|Is this really that important?|
The hearing on the airport master plan has been pulled from Council agenda, and it's interesting this coincides with the doom-and-fear in the headlines today - something that looks like it's meant to gin up support for the airport. (Is it also posturing in the Sequester battle?)
In the legislative positions it is interesting to read that the City is apparently ok with increasing the tax on aviation fuel, as
the additional revenue would be used to support Oregon Department of Aviation grant programs for both State-owned airports as well as other public-use airports across the state, including Salem. The funds are anticipated to be used towards deferred maintenance projects that are not federally eligible and also to provide grant match assistance. The benefit to the Salem Airport is it would provide access to additional funds to help improve the airport that federal dollars are not authorized for, and also to offset local match requirements for federal grants.But the City's not ok with any increase in the gax tax for deferred road maintenance and other transportation improvements.
Two property owners on Second St. NW are unable to reach agreement with the City in "cordial, ongoing negotiations, but the owners have not been willing to sign and complete a transaction." The City wants land for the Second St parking lot project. (It's a lousy project, far from the bike boulevard and rail-to-trail conversion they might have done.) So the City's going to invoke Eminent Domain.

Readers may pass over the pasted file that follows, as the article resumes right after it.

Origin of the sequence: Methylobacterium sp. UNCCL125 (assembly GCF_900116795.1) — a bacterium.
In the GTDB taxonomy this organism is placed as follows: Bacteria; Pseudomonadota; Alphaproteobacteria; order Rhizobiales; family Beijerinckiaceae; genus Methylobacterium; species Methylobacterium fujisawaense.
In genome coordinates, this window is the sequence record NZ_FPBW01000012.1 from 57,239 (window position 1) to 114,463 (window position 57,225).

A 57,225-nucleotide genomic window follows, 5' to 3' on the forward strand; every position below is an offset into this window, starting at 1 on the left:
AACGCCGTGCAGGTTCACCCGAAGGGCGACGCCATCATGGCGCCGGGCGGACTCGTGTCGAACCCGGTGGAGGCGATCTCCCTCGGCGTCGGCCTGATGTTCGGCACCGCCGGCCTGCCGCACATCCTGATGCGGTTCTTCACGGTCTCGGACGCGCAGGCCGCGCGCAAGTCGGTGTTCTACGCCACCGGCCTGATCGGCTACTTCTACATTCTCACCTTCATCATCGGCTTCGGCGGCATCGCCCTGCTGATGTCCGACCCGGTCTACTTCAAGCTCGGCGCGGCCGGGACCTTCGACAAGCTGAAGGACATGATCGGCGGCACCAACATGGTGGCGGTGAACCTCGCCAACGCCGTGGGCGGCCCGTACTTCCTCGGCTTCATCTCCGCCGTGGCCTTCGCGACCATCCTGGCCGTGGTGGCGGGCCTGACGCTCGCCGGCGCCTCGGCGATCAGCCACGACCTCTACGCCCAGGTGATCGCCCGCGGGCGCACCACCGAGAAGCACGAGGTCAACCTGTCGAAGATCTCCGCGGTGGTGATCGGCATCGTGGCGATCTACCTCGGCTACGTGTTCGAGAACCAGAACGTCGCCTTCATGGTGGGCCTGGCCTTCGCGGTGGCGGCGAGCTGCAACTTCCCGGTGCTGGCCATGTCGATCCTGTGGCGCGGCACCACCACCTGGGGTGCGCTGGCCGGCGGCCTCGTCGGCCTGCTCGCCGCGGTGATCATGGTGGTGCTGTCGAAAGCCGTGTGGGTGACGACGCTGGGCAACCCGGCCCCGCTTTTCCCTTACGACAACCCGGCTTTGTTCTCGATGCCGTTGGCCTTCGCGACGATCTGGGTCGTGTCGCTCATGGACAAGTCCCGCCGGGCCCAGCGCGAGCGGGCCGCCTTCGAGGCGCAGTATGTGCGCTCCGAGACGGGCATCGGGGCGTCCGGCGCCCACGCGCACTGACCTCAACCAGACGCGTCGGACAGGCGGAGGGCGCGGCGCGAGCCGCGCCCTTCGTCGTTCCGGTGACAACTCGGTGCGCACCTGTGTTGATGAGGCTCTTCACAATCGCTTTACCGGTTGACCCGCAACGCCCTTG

|Second Street Parking Lot Project|
City staff has not been able to identify a source of Urban Renewal Agency or other Funds that qualifies to pay for land survey services outside of the General Fund, thus making the transfer from General Fund contingencies necessary.$48,000 isn't that much, but is pulling something like that for a survey from a contingency fund actually the best use of what look like "rainy day" funds? I wish the City pursued other transportation matters with the same zeal, sometimes. Too many resources are being used on the bridge and path at the expense of other projects that would better improve the City's transportation network. It's not that the bridge is a bad project - indeed, it's a very good one - but its benefits are overstated, and other projects might offer a greater return on investment right now. (It's also an example of the City "loving" bikes as long as people on them don't impede those in cars.)
The North Broadway Parking Study will be pushed off a few months in order to coordinate its recommendations with the Parking Task Force, whose zone of study was expanded to include the North Downtown area.
The Parks Master Plan update will go to a public hearing before the Planning Commission. The plan documents were updated a couple of days ago, and draft v2.2 is now available here.
Finally, in what looks to be a gesture related to the City's termination of the contract with the Salem Downtown Partnership, Mayor Peterson is introducing a motion to "remove Carole Smith from the Downtown Advisory Board property owner/business owner position with a term expiring 12/31/2013." No matter what has happened, it is an unfortunate setback and unwanted turmoil for downtown. The Partnership was trying to effect some change, and impartial observers might well find entrenched interests resistant to change behind whatever other very real difficulties there might have been. Hopefully more will come out about the struggles in implementing the Economic Improvement District - and will help folks who want to cheer for downtown in discriminating between substantive and collateral (or political) matters in the dispute.